Childhood play that happens in an outdoor environment where play is unstructured, open ended and lead by the child is called nature play.
Some of the activities that children engage during nature play are ‘Climb a tree’,’Roll down a grassy hill’,’Dig in the sand’,”Climb on boulders’,’Splash in puddles’,’Follow ant trails’,’Feed the birds’,’Read books under a tree’ or just ‘Day dream’. There are infinite opportunities for nature play depending on what the child wants to do.
Nature play has a huge positive impact on children’s social, emotional, intellectual, and physical well-being.
A nature play area is a carefully designed space where children have the opportunities to play with diverse natural elements, materials and habitats. Such a natural environment supports a diverse range of children’s play experiences. It develops in children a sense of self, allows them to exercise their independence and makes them aware of the interdependence they have with their ecological world.
“Every child should have mud pies, grasshoppers, water bugs, tadpoles, frogs, mud turtles, elderberries, wild strawberries, acorns, chestnuts, trees to climb, brooks to wade, water lilies, woodchucks, bats, bees, butterflies, various animals to pet, hay fields, pine-cones, rocks to roll, sand, snakes, huckleberries and hornets. And any child who has been deprived of these has been deprived of the best part of education.” - Luther Burbank
Importance of ‘Nature Play’ in Today’s Society
- The lifestyle of today’s children is engulfed in electronic media, shopping malls, mobile phones, video games and the whole commercial world around them. Such a life breeds - passivity, obesity, frustration, aggression and depression in later stages of life. It has huge adverse effects on the brain cells and healthy brain development
- Today we have deprived children of - a natural environment, a slow pace of life, the joy of unstructured free play and peace of mind
- Deprivation of the natural habitat is something to be seriously taken care of as it produces people with zero knowledge and awareness of the earth they live in
- A childhood spent outdoors in places such as parks, lakes, forests or mountains would have a profound impact on one's nature.
- Nature develops in us our innate capabilities, making us explorers and discoverers. It engages our mind, kindles our creativity and provides a serene landscape within us.
- Nature ensures that we are physically active, making us jump, cruise, skip and hop. Nature builds in us resilience, allows us to takes risks, teaches us responsibility, makes us aware of the environment and the uniqueness of living beings, instills in us a sense of fairness, and of peaceful coexistence.
- Natural habitats are in great need for the Earth and for the children of today and tomorrow.
“If we give children enough space and possibilities for free movement, they will move as beautifully and gracefully as animals; nimbly, simply, confidently and naturally.” – Dr Emmi Pikler
Scientific Research Findings on the Benefits of Nature Play
Children who play regularly in natural environments show more advanced motor fitness, including coordination, balance and agility, and they are sick less often (Grahn, et al. 1997, Fjortoft & Sageie 2001)
When children play in natural environments, their play is more diverse with imaginative and creative play that fosters language and collaborative skills (Moore & Wong 1997, Taylor, et al. 1998, Fjortoft 2000)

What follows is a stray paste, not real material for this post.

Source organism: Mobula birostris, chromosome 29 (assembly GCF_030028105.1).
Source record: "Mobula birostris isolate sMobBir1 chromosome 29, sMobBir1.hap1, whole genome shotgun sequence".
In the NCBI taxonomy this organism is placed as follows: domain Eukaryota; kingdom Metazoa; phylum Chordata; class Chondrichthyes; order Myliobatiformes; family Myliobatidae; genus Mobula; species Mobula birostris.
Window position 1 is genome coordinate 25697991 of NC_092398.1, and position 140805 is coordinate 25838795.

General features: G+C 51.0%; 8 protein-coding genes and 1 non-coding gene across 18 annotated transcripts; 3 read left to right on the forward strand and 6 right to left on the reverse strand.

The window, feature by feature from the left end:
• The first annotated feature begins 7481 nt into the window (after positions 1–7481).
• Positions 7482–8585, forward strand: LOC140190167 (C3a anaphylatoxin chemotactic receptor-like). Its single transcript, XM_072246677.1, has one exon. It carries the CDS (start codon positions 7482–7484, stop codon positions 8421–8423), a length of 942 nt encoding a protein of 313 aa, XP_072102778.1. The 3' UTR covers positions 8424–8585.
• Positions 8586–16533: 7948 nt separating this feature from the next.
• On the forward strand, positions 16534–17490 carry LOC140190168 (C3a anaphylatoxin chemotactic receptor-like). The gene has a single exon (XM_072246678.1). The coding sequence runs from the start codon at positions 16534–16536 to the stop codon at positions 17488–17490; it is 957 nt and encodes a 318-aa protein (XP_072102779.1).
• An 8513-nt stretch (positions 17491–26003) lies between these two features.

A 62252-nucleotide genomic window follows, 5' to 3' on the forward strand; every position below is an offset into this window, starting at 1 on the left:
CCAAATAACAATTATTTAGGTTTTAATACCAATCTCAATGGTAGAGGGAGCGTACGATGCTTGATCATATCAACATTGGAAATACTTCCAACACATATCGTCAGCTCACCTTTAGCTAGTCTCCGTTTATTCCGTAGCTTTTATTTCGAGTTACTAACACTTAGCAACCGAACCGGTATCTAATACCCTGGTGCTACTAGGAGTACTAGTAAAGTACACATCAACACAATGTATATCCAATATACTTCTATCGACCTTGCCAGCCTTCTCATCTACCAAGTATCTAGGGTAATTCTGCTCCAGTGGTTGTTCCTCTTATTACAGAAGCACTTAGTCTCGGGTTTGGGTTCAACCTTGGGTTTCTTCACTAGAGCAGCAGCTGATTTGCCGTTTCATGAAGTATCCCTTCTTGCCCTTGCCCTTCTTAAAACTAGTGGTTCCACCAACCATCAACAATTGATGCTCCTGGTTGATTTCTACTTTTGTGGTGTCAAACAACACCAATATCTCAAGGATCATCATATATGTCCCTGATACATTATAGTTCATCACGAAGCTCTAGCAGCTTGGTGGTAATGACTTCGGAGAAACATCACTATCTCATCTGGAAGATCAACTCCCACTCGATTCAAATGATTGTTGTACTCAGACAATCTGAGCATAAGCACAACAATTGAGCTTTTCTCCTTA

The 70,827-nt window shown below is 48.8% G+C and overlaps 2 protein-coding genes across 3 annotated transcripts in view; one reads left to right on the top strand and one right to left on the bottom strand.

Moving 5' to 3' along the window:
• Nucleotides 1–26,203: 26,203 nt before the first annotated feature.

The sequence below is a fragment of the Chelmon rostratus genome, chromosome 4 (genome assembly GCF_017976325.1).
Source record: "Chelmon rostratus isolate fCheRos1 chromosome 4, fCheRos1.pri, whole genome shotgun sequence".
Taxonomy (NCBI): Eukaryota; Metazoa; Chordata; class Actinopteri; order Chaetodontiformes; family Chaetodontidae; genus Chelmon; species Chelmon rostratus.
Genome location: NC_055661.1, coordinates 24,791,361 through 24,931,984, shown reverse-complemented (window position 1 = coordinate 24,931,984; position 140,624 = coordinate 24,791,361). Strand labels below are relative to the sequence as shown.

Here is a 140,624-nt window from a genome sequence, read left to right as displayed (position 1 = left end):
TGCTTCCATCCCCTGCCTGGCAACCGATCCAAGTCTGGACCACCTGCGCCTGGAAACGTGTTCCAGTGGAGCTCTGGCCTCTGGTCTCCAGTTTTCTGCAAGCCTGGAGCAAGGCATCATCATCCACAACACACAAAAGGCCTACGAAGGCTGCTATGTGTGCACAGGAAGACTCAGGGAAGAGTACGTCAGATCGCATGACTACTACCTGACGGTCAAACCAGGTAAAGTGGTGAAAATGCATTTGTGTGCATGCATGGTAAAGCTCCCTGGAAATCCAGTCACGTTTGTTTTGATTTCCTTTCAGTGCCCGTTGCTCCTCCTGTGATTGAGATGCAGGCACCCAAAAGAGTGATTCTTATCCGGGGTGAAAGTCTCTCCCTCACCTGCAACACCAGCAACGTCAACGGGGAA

Exposure to natural environments improves children’s cognitive development by improving their awareness, reasoning and observational skills (Pyle 2002)
Nature buffers the impact of life’s stresses on children and helps them deal with adversity. The greater the amount of nature exposure, the greater the benefits (Wells & Evans 2003)
Nature helps children develop powers of observation and creativity and instills a sense of peace and being at one with the world (Crain 2001)
Early experiences with the natural world have been positively linked with the development of imagination and the sense of wonder (Cobb 1977, Louv 1991).
Wonder is an important motivator for lifelong learning (Wilson 1997)
Children who play in nature have more positive feelings about each other (Moore 1996)
Outdoor environments are important to children’s development of independence and autonomy (Bartlett 1996)
The need for NATURE PLAY spaces in Bengaluru
- Bengaluru is the second fastest-growing major metropolis in India and popularly known as the “Silicon Valley of India”. As a growing metropolitan city in a developing country, Bengaluru confronts substantial pollution and other logistical and socio-economic problems. This rapid growth has made Bengaluru a home to a large number of young parents and children
- The living environments for children are inconsiderate and do not cater to serve their basic developmental needs. Play schools and Kindergartens are located in houses with constrained spaces. These house-converted-playschools do not offer natural and open outdoor environments
- Bengaluru has become a city of shopping malls, traffic jams, frothing lakes and waterlogged roads. The high real estate prices have shrunk the open playgrounds and green spaces in the city resulting in deprived living environments for its future generation
- The importance of early childhood development and the vital role of natural surroundings are not being recognized in the current educational ‘market’ and hence a space like Red Soil Nature Play will become a foundation stone in the future of early childhood development in Bengaluru, India